News : Union Goes to Court Over MTN Call Centres
Johannesburg, South Africa, Aug 29, 2016 -- The Communication Workers Union (CWU) has taken legal action to prevent plans by South Africa’s cellular provider, MTN, to outsource its call centre facilities.
The JSE-listed telecoms company earlier this month announced plans to outsource the facilities, arguing that it would adopt a hybrid model in which it could retain some call centre facilities while others were outsourced to an experienced third-party vendor.
MTN said the adoption of the model was aimed at optimising its operations and enhancing its customers' experience.
CWU president Clyde Mervin said last Friday that the union had interdicted MTN to stop its outsourcing plans in a bid to avoid retrenchments.
"Telkom outsourced call centres, and after six months workers were retrenched," he said, referring to state-owned Telkom’s decision last year to outsource its fixed-line call operations to WNS Global Services.
"If we do not know the balance sheet of the company which will take over the call centres, workers could become victims of retrenchments.
"There is a possibility that the company will say their balance sheet is under strain and they will need to retrench employees to cut costs," he said.
MTN SA’s chief human resources officer Nhlanhla Qwabe said in a statement that the company would oppose the union’s legal action.
"The process is still ongoing, and we are encouraged by the participation of our employees thus far," Qwabe said.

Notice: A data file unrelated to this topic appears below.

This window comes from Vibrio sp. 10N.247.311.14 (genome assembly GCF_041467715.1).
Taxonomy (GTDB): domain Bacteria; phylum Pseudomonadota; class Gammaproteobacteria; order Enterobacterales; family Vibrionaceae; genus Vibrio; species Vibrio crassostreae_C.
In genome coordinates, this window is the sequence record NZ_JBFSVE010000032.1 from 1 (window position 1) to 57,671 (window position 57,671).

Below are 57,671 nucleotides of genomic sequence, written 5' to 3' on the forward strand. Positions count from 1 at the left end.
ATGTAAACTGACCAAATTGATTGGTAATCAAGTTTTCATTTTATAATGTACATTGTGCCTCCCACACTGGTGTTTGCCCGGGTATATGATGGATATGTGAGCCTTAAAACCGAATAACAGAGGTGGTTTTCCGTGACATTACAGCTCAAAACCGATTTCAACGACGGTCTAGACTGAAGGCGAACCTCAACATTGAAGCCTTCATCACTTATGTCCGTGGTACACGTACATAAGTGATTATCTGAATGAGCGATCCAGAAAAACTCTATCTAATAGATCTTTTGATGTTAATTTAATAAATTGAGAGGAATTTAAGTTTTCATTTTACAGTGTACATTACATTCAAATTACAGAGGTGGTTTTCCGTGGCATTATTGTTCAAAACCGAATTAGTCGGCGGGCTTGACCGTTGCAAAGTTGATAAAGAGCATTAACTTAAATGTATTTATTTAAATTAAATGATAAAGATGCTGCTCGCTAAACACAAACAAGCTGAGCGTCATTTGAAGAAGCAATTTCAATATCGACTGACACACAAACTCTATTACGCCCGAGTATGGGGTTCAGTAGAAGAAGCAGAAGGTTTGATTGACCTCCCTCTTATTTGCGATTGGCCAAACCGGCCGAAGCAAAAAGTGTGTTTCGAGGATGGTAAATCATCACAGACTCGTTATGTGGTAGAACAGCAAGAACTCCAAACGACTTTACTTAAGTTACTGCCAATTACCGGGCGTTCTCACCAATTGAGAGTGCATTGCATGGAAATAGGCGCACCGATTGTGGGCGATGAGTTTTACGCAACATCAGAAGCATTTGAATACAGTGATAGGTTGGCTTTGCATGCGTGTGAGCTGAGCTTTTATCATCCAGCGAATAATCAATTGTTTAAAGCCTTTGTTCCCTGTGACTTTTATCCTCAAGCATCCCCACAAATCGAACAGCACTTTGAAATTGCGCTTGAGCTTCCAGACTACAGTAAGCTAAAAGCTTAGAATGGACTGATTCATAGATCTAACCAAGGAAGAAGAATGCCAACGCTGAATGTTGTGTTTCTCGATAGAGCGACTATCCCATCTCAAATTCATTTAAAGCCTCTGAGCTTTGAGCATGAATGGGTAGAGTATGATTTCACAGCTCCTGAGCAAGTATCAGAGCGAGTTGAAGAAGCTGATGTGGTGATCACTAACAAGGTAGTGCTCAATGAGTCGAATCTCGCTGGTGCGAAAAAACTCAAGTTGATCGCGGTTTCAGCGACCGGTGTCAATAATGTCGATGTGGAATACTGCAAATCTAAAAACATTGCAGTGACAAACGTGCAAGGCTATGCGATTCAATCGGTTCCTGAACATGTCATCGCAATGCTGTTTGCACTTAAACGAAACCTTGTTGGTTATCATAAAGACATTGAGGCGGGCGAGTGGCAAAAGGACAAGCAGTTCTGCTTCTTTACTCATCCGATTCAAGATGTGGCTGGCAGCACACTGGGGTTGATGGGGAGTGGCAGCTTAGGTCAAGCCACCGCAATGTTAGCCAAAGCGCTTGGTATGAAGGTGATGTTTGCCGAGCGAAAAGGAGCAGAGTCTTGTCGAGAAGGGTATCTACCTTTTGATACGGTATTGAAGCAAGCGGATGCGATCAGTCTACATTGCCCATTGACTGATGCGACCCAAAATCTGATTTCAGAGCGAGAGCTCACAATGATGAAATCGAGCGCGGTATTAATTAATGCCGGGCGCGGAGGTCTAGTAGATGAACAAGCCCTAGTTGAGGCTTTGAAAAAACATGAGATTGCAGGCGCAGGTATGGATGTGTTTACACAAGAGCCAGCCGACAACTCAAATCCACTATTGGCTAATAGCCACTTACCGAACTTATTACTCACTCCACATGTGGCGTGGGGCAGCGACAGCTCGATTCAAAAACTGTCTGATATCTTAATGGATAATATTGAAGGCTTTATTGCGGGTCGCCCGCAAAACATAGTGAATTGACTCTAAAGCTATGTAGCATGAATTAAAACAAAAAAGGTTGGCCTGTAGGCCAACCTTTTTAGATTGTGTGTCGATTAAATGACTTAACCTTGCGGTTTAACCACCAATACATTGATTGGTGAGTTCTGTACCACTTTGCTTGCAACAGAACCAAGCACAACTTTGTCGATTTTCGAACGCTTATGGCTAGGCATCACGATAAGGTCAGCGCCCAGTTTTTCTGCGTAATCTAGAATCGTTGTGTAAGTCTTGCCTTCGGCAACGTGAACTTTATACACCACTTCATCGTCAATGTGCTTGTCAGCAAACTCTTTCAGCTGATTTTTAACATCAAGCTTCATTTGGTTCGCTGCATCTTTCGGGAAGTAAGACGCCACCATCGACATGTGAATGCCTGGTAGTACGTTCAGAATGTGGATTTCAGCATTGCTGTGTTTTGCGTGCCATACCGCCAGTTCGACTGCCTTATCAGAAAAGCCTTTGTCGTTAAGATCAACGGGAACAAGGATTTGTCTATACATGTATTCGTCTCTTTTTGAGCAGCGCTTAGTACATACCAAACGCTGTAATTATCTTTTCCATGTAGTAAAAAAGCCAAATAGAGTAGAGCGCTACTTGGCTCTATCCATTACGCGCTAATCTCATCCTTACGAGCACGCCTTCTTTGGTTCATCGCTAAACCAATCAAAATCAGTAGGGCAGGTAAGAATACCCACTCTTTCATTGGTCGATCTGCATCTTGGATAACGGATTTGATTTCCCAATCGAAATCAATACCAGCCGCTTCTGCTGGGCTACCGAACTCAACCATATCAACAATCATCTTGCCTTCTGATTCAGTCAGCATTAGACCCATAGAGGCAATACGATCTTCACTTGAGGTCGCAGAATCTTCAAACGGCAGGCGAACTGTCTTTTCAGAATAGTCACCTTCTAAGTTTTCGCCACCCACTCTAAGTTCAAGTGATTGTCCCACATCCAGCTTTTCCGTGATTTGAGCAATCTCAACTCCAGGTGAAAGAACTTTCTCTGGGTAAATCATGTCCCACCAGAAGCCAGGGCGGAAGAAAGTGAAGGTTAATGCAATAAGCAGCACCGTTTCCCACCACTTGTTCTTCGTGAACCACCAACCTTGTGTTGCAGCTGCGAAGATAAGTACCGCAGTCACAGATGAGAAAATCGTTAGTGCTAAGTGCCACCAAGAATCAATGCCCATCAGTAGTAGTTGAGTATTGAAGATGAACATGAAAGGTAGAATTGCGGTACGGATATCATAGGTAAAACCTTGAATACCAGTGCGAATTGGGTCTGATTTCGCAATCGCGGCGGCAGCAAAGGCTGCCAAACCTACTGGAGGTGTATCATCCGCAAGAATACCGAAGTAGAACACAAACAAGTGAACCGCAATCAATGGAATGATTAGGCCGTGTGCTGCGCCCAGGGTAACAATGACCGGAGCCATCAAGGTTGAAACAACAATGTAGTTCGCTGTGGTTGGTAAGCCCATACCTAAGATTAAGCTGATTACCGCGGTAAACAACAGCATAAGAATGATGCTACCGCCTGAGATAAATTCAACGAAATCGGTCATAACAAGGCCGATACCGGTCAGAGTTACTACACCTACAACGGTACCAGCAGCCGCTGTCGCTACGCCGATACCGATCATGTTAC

"MTN can confirm the (CWU) has applied to court for an interdict against MTN. The matter is currently set down to be heard on August 31, 2016. MTN intends to oppose the application through the normal court process," Qwabe said.
The finalisation of this commercial undertaking will enable MTN to streamline its operations and focus on its core competencies, improve its ability to offer its customers a better customer value proposition and reduce operational costs.
The CWU has previously warned that it may strike in the next few weeks amid demands that MTN, among other things, puts an end to the outsourcing of call centres, converts temporary staff into permanent workers and meets its agreement to pay workers R12 000 a month.
MTN was rocked last year by an eight-week strike after CWU members downed tools in a strike that negatively impacted the company.
The strike saw the sudden resignation of former MTN South African chief executive Ahmad Farroukh.
The MTN Group share price also went into a tailspin after the Nigerian Communications Commission slapped it with a record $5.2 billion (about R75bn) fine for failing to meet a deadline to deregister unregistered subscribers as required by the rules.
MTN SA reported that in the half year to June subscribers were down 2.6 percent to 29.8 million mainly due to the negative impact of network outages in some areas, which had led to dropped calls.
Posted by Veronica Silva Cusi, news correspondent
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About MTN Group:
MTN Nigeria is part of the MTN Group, one of Africa’s cellular telecommunications company.
About Communication Workers Union:
The Communication Workers Union (CWU) is the main trade union in the United Kingdom for people working for telephone, cable, DSL and postal delivery companies. It has 204,500 members.
Published: Wednesday, August 31, 2016
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